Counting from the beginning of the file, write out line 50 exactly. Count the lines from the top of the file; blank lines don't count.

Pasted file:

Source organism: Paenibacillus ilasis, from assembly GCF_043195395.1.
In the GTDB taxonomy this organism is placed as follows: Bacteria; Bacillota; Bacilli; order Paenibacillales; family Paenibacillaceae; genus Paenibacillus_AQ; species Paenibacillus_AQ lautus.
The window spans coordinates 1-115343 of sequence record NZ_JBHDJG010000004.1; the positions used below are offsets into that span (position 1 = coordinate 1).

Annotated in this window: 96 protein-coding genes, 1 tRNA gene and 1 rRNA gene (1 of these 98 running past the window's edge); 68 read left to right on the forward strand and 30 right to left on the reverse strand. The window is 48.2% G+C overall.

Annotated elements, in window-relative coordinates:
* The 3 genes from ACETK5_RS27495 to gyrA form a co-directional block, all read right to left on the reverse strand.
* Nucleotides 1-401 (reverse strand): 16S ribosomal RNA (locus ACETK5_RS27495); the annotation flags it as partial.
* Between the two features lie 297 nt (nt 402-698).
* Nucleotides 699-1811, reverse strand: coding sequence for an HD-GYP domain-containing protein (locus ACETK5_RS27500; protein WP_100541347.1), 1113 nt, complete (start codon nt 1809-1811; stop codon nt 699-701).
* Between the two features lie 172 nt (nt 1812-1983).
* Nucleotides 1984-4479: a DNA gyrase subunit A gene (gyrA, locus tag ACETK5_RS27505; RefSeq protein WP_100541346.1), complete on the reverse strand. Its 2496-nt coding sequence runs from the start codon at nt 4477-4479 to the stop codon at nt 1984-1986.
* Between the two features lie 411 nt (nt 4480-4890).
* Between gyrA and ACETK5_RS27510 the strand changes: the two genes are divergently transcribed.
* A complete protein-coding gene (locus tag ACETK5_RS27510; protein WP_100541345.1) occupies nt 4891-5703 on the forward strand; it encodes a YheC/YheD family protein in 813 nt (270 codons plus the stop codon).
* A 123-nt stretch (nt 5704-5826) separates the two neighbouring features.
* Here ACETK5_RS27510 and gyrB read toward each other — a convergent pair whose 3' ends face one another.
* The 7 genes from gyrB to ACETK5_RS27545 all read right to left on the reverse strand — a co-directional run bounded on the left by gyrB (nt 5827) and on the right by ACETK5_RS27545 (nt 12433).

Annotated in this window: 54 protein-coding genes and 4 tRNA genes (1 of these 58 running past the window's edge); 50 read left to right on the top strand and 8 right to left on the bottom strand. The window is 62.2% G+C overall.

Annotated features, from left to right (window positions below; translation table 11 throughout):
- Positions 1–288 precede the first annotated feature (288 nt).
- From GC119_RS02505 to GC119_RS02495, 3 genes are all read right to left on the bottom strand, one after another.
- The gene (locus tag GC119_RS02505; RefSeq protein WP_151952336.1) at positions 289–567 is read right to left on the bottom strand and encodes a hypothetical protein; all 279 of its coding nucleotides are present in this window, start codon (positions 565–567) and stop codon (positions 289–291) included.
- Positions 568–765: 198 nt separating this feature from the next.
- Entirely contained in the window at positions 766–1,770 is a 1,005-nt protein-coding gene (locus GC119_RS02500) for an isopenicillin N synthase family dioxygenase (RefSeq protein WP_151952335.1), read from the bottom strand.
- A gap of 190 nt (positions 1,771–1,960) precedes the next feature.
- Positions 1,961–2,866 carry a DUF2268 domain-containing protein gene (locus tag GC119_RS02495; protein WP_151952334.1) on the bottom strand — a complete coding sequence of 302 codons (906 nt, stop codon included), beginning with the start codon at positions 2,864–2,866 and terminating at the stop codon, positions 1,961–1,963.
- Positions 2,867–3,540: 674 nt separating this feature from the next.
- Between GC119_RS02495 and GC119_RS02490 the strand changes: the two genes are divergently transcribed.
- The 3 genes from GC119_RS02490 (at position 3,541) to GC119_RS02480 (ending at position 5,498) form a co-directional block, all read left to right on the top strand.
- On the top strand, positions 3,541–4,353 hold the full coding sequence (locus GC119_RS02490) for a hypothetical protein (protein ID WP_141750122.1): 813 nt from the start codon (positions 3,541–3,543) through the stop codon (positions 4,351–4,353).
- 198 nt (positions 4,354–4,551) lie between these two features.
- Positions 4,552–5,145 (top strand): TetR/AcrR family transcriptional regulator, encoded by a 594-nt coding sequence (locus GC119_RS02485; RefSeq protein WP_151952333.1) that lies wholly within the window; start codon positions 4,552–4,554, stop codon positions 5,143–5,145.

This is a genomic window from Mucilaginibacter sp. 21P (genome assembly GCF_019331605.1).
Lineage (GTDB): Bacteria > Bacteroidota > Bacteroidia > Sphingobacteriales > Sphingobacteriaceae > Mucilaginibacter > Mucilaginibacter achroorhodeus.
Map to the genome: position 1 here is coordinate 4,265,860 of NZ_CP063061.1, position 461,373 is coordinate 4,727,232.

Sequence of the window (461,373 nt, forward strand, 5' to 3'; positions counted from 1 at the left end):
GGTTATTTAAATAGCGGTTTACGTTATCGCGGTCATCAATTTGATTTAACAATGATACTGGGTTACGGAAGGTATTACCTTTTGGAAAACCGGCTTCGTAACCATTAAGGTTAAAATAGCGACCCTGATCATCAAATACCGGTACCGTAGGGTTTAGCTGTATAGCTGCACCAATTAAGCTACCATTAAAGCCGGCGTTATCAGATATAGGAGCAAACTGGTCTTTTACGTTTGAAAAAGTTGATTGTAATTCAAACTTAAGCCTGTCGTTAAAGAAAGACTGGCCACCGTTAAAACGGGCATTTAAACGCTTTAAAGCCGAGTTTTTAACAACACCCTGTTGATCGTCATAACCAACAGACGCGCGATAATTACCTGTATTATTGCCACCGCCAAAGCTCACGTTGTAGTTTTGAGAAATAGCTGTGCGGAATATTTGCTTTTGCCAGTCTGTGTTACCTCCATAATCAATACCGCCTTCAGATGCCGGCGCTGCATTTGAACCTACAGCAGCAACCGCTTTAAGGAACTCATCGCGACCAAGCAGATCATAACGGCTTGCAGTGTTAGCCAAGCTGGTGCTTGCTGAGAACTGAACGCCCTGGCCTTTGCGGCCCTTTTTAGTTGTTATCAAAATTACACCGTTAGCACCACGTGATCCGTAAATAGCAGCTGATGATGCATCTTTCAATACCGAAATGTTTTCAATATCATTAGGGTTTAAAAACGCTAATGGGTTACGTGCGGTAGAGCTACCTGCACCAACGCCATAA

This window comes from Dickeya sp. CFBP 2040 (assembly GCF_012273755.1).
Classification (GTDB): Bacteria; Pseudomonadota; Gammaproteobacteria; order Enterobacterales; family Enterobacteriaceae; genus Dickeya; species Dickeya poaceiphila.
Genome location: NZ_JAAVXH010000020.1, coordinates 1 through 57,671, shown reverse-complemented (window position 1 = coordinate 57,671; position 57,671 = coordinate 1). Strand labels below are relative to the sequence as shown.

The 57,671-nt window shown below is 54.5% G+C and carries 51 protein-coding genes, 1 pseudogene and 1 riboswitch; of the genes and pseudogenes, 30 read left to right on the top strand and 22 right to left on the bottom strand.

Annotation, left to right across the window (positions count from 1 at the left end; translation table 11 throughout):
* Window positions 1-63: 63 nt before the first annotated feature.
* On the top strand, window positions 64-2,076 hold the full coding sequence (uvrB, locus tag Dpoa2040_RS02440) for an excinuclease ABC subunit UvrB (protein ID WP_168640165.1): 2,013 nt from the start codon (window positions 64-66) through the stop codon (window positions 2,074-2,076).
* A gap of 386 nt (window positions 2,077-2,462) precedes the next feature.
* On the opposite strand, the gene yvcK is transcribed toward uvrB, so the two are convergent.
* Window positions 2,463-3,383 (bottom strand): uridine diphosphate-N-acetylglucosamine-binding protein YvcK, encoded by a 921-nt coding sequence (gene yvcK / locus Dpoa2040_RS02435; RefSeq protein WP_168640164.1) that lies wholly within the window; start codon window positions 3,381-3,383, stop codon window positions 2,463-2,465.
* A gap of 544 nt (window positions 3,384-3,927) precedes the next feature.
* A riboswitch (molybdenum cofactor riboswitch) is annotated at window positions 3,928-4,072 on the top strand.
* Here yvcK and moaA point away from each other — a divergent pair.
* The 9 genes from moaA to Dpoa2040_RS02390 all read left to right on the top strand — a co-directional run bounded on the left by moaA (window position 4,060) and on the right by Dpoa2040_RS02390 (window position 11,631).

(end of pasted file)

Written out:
* Here yvcK and moaA point away from each other — a divergent pair.